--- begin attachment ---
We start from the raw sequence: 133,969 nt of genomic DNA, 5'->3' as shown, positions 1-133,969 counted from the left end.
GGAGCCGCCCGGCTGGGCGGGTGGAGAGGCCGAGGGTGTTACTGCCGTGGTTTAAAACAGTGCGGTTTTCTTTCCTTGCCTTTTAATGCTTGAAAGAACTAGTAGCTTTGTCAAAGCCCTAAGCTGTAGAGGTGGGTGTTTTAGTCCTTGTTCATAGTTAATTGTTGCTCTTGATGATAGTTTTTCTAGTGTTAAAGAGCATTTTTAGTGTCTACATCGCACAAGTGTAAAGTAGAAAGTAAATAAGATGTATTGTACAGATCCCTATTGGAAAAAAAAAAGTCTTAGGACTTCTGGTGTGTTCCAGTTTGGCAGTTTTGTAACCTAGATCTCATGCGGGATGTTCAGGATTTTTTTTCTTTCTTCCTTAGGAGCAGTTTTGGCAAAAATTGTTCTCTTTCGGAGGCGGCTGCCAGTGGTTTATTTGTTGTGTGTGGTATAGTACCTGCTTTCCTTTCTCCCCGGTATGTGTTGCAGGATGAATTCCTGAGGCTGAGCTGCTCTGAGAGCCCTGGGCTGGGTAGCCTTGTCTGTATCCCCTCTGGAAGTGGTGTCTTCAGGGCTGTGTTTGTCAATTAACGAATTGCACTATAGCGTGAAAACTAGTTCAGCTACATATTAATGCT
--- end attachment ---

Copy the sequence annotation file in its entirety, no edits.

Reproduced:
We start from the raw sequence: 133,969 nt of genomic DNA, 5'->3' as shown, positions 1-133,969 counted from the left end.
GGAGCCGCCCGGCTGGGCGGGTGGAGAGGCCGAGGGTGTTACTGCCGTGGTTTAAAACAGTGCGGTTTTCTTTCCTTGCCTTTTAATGCTTGAAAGAACTAGTAGCTTTGTCAAAGCCCTAAGCTGTAGAGGTGGGTGTTTTAGTCCTTGTTCATAGTTAATTGTTGCTCTTGATGATAGTTTTTCTAGTGTTAAAGAGCATTTTTAGTGTCTACATCGCACAAGTGTAAAGTAGAAAGTAAATAAGATGTATTGTACAGATCCCTATTGGAAAAAAAAAAGTCTTAGGACTTCTGGTGTGTTCCAGTTTGGCAGTTTTGTAACCTAGATCTCATGCGGGATGTTCAGGATTTTTTTTCTTTCTTCCTTAGGAGCAGTTTTGGCAAAAATTGTTCTCTTTCGGAGGCGGCTGCCAGTGGTTTATTTGTTGTGTGTGGTATAGTACCTGCTTTCCTTTCTCCCCGGTATGTGTTGCAGGATGAATTCCTGAGGCTGAGCTGCTCTGAGAGCCCTGGGCTGGGTAGCCTTGTCTGTATCCCCTCTGGAAGTGGTGTCTTCAGGGCTGTGTTTGTCAATTAACGAATTGCACTATAGCGTGAAAACTAGTTCAGCTACATATTAATGCT